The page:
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Opponent Breakdown: Virginia Cavaliers Offense

NCAA Football: Virginia at Miami Sam Navarro-USA TODAY Sports

Tony Elliot has gone through more than any head coach I can think of in his first two years on the job. Not only did he have to rebuild a program that saw a lot of portal defections before he took the job but three of his players were murdered in a mass shooting during the season last year. Elliot has handled all of this with grace and he has earned a lot of respect over the last year. The issue for Elliot is that he has to win games and that just hasn’t happened yet.

Virginia didn’t have high expectations this year and a big reason for that was their lack of proven talent at quarterback. Brennan Armstrong decided to head to NC State and Elliot was only able to replace him with Tony Muskett who had starred at the FCS level. Muskett was solid in the first game of the season but missed time after an injury and has struggled since. Muskett was also injured again this past weekend and will likely miss the Louisville game.

Enter Anthony Colandrea who is one of the more fun true freshmen that I’ve seen play quarterback in a while. Colandrea is a high-energy and high-risk player with a solid arm and very twitchy athleticism. He has shown some real ability like when he lit up an impressive James Madison defense but he also makes silly mistakes like taking his helmet off in celebration which negated a 2-point conversion to tie the game against NC State. While he is definitely a player to watch for, he can lose the game as quickly as he an win it for the Hoos.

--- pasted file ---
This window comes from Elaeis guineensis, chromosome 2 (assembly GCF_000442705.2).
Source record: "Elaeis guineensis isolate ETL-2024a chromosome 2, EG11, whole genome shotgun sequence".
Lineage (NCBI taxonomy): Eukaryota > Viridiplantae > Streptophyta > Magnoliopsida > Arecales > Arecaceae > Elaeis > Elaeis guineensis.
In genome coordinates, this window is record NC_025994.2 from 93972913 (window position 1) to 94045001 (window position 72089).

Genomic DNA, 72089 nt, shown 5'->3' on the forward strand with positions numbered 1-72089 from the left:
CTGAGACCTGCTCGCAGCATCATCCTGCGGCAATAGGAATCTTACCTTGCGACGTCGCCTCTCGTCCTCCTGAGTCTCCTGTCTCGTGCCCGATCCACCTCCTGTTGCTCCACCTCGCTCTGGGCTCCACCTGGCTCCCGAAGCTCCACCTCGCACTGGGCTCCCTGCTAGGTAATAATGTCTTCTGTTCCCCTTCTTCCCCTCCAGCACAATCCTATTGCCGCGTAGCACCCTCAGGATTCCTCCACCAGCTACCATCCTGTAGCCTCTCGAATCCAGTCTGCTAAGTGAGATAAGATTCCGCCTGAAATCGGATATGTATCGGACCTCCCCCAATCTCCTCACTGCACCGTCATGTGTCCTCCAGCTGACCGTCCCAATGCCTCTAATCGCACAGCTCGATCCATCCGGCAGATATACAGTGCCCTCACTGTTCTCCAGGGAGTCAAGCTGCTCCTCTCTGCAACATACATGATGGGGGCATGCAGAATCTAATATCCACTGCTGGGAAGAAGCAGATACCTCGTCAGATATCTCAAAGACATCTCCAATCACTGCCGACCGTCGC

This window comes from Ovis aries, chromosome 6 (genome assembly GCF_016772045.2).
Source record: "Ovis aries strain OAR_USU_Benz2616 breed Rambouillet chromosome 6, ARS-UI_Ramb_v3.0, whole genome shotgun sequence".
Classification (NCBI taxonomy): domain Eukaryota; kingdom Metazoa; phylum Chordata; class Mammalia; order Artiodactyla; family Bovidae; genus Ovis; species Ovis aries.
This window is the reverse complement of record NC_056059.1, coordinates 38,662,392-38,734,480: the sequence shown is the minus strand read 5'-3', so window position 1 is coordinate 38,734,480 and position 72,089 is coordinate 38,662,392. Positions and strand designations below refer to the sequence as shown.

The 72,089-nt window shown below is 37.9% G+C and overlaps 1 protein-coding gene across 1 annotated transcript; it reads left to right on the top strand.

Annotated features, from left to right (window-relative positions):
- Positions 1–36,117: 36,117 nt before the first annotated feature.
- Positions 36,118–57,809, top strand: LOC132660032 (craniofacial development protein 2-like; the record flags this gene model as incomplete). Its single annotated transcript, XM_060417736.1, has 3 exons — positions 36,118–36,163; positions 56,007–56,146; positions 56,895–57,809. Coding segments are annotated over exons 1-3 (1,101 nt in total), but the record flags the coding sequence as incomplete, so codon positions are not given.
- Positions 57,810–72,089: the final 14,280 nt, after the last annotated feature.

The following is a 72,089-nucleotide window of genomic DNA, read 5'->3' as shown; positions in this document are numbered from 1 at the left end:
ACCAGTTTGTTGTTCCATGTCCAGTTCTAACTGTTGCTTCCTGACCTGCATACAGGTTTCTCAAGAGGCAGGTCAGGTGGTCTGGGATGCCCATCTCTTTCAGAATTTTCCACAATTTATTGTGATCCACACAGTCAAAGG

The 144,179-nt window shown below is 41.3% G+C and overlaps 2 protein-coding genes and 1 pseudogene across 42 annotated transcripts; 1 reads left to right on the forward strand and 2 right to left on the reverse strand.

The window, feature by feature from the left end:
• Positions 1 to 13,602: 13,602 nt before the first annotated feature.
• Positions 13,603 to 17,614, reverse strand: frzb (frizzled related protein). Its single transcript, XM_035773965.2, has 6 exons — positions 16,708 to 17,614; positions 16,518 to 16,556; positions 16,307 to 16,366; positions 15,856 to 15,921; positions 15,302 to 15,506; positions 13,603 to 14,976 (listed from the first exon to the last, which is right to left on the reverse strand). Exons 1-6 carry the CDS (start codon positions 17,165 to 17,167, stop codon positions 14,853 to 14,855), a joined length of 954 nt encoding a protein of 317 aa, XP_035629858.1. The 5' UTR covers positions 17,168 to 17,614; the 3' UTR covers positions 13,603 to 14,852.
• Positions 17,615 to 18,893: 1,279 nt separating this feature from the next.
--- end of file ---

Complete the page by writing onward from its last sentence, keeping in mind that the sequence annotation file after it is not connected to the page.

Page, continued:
Running back is an area where Elliot has improved things for UVA. He has mixed the talent he inherited with some portal additions and the group as a whole has played pretty well this year. Mike Hollins, who was the lone surviving football player from the shooting last year, leads the team with 7 touchdowns. Kobe Pace, who transferred from Clemson, has been an option in the passing game while leading the team in carries. Then you have Perris Jones who is averaging 5.3 yards per carry on the year. This is far from a potent rushing attack, but they do have some skill.

The best receiver UofL will see this year in the regular season is on Virginia’s roster. Malik Washington is top-5 in the country in catches and yards and he is dynamic in space. Virginia uses Washington in a number of ways but he is a possession guy for them who gets first downs and moves the chains. He can also run away from people if he gets space to run. Washington isn’t Zay Flowers but he is a similar type of talent when you look at what he means to this offense. He isn’t likely to take over a game like Flowers with big plays but he can put up big numbers and help the offense keep drives alive.

The Hoos only throw the ball to two people Washington and Malachi Fields who is their big outside threat at 6-4/220. Fields is a solid player but he is only catching a little more than half of his targets. I think this is mostly due to inconsistent quarterback play but he is also the threat down the field which leads to more misses. Teams have not had much success throwing the ball against UofL’s corners this year. Pitt hit a big play early on and Notre Dame hit one as well but most throws down the field have been incompletions. Fields has size, but I haven’t seen anything from him to think the trend will change.

The true issue with UVA’s offense is their offensive line. It is arguably the worst line UofL will see this season and they really struggle in pass protection. UVA has given up 86 pressures per PFF and their quarterbacks have been sacked 32 times already. Run blocking has been a bit better but not good enough for the offense to be run-heavy. I said this before the Pitt game, so we know it doesn’t always play out this way but this is a clear advantage for Louisville that should play out well for the Cards.